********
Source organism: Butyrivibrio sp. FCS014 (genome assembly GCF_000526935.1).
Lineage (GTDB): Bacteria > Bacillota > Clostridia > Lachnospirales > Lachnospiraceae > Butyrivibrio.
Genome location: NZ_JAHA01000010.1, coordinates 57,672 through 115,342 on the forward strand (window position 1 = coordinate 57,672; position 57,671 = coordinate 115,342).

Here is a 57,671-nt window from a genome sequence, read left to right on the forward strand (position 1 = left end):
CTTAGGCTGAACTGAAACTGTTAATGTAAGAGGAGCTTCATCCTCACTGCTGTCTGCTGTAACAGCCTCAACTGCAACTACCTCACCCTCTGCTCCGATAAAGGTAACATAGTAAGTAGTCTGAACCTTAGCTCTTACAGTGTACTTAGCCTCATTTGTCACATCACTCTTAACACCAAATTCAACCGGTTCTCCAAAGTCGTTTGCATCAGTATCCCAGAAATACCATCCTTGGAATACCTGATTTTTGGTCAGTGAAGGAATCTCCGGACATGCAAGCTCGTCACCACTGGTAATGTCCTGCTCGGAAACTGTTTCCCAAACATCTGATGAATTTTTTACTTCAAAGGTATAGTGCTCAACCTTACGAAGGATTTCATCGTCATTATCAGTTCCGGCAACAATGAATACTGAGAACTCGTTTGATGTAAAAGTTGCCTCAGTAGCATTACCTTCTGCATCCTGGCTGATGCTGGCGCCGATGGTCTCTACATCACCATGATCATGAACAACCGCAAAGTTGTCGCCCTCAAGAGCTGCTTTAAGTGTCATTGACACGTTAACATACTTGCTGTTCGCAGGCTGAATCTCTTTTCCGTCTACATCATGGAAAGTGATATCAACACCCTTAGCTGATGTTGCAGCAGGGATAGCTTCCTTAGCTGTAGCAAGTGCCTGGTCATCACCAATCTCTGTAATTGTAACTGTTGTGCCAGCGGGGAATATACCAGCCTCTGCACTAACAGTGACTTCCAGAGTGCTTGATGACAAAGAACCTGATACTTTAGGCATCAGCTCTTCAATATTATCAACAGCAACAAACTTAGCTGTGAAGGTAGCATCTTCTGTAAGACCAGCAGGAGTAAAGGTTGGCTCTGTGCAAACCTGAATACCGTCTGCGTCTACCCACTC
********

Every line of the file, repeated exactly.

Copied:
Source organism: Butyrivibrio sp. FCS014 (genome assembly GCF_000526935.1).
Lineage (GTDB): Bacteria > Bacillota > Clostridia > Lachnospirales > Lachnospiraceae > Butyrivibrio.
Genome location: NZ_JAHA01000010.1, coordinates 57,672 through 115,342 on the forward strand (window position 1 = coordinate 57,672; position 57,671 = coordinate 115,342).

Here is a 57,671-nt window from a genome sequence, read left to right on the forward strand (position 1 = left end):
CTTAGGCTGAACTGAAACTGTTAATGTAAGAGGAGCTTCATCCTCACTGCTGTCTGCTGTAACAGCCTCAACTGCAACTACCTCACCCTCTGCTCCGATAAAGGTAACATAGTAAGTAGTCTGAACCTTAGCTCTTACAGTGTACTTAGCCTCATTTGTCACATCACTCTTAACACCAAATTCAACCGGTTCTCCAAAGTCGTTTGCATCAGTATCCCAGAAATACCATCCTTGGAATACCTGATTTTTGGTCAGTGAAGGAATCTCCGGACATGCAAGCTCGTCACCACTGGTAATGTCCTGCTCGGAAACTGTTTCCCAAACATCTGATGAATTTTTTACTTCAAAGGTATAGTGCTCAACCTTACGAAGGATTTCATCGTCATTATCAGTTCCGGCAACAATGAATACTGAGAACTCGTTTGATGTAAAAGTTGCCTCAGTAGCATTACCTTCTGCATCCTGGCTGATGCTGGCGCCGATGGTCTCTACATCACCATGATCATGAACAACCGCAAAGTTGTCGCCCTCAAGAGCTGCTTTAAGTGTCATTGACACGTTAACATACTTGCTGTTCGCAGGCTGAATCTCTTTTCCGTCTACATCATGGAAAGTGATATCAACACCCTTAGCTGATGTTGCAGCAGGGATAGCTTCCTTAGCTGTAGCAAGTGCCTGGTCATCACCAATCTCTGTAATTGTAACTGTTGTGCCAGCGGGGAATATACCAGCCTCTGCACTAACAGTGACTTCCAGAGTGCTTGATGACAAAGAACCTGATACTTTAGGCATCAGCTCTTCAATATTATCAACAGCAACAAACTTAGCTGTGAAGGTAGCATCTTCTGTAAGACCAGCAGGAGTAAAGGTTGGCTCTGTGCAAACCTGAATACCGTCTGCGTCTACCCACTC